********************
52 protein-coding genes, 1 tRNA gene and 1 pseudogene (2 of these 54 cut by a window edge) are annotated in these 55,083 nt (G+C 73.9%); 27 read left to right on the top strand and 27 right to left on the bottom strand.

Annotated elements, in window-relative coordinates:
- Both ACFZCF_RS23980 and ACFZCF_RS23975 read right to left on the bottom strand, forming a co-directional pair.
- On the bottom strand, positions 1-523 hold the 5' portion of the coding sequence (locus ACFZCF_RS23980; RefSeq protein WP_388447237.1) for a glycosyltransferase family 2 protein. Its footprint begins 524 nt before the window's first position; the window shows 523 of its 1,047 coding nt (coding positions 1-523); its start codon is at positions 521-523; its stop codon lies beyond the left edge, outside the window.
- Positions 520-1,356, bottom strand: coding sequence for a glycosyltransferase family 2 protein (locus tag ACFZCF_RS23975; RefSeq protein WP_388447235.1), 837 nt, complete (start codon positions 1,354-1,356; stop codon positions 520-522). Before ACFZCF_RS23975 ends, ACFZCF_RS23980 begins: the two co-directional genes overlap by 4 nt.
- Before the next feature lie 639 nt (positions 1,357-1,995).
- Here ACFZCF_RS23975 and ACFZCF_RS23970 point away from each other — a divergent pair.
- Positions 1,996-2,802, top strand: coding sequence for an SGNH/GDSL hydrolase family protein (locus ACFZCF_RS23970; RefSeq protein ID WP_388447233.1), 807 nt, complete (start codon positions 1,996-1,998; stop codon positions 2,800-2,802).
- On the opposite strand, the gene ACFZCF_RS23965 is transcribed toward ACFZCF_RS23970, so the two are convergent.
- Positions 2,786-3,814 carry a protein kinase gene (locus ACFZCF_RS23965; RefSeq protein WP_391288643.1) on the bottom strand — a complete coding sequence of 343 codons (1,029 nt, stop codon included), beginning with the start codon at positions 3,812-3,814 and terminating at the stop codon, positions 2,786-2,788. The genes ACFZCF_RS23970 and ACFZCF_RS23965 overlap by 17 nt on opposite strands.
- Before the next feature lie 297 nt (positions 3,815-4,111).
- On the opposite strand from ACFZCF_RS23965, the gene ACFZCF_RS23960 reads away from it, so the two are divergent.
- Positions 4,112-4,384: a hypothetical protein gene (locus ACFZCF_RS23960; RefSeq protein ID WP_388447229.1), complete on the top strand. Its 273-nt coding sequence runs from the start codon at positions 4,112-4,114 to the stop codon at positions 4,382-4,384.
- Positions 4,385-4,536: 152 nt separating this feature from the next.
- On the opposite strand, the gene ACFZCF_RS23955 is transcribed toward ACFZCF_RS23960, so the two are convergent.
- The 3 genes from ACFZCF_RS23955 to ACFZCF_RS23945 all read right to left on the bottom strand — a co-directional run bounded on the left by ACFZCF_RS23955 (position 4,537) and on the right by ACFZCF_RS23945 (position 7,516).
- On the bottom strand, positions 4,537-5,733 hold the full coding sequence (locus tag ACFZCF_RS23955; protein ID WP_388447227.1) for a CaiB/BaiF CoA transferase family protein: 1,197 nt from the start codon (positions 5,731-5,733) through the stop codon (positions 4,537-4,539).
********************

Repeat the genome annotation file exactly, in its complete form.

52 protein-coding genes, 1 tRNA gene and 1 pseudogene (2 of these 54 cut by a window edge) are annotated in these 55,083 nt (G+C 73.9%); 27 read left to right on the top strand and 27 right to left on the bottom strand.

Annotated elements, in window-relative coordinates:
- Both ACFZCF_RS23980 and ACFZCF_RS23975 read right to left on the bottom strand, forming a co-directional pair.
- On the bottom strand, positions 1-523 hold the 5' portion of the coding sequence (locus ACFZCF_RS23980; RefSeq protein WP_388447237.1) for a glycosyltransferase family 2 protein. Its footprint begins 524 nt before the window's first position; the window shows 523 of its 1,047 coding nt (coding positions 1-523); its start codon is at positions 521-523; its stop codon lies beyond the left edge, outside the window.
- Positions 520-1,356, bottom strand: coding sequence for a glycosyltransferase family 2 protein (locus tag ACFZCF_RS23975; RefSeq protein WP_388447235.1), 837 nt, complete (start codon positions 1,354-1,356; stop codon positions 520-522). Before ACFZCF_RS23975 ends, ACFZCF_RS23980 begins: the two co-directional genes overlap by 4 nt.
- Before the next feature lie 639 nt (positions 1,357-1,995).
- Here ACFZCF_RS23975 and ACFZCF_RS23970 point away from each other — a divergent pair.
- Positions 1,996-2,802, top strand: coding sequence for an SGNH/GDSL hydrolase family protein (locus ACFZCF_RS23970; RefSeq protein ID WP_388447233.1), 807 nt, complete (start codon positions 1,996-1,998; stop codon positions 2,800-2,802).
- On the opposite strand, the gene ACFZCF_RS23965 is transcribed toward ACFZCF_RS23970, so the two are convergent.
- Positions 2,786-3,814 carry a protein kinase gene (locus ACFZCF_RS23965; RefSeq protein WP_391288643.1) on the bottom strand — a complete coding sequence of 343 codons (1,029 nt, stop codon included), beginning with the start codon at positions 3,812-3,814 and terminating at the stop codon, positions 2,786-2,788. The genes ACFZCF_RS23970 and ACFZCF_RS23965 overlap by 17 nt on opposite strands.
- Before the next feature lie 297 nt (positions 3,815-4,111).
- On the opposite strand from ACFZCF_RS23965, the gene ACFZCF_RS23960 reads away from it, so the two are divergent.
- Positions 4,112-4,384: a hypothetical protein gene (locus ACFZCF_RS23960; RefSeq protein ID WP_388447229.1), complete on the top strand. Its 273-nt coding sequence runs from the start codon at positions 4,112-4,114 to the stop codon at positions 4,382-4,384.
- Positions 4,385-4,536: 152 nt separating this feature from the next.
- On the opposite strand, the gene ACFZCF_RS23955 is transcribed toward ACFZCF_RS23960, so the two are convergent.
- The 3 genes from ACFZCF_RS23955 to ACFZCF_RS23945 all read right to left on the bottom strand — a co-directional run bounded on the left by ACFZCF_RS23955 (position 4,537) and on the right by ACFZCF_RS23945 (position 7,516).
- On the bottom strand, positions 4,537-5,733 hold the full coding sequence (locus tag ACFZCF_RS23955; protein ID WP_388447227.1) for a CaiB/BaiF CoA transferase family protein: 1,197 nt from the start codon (positions 5,731-5,733) through the stop codon (positions 4,537-4,539).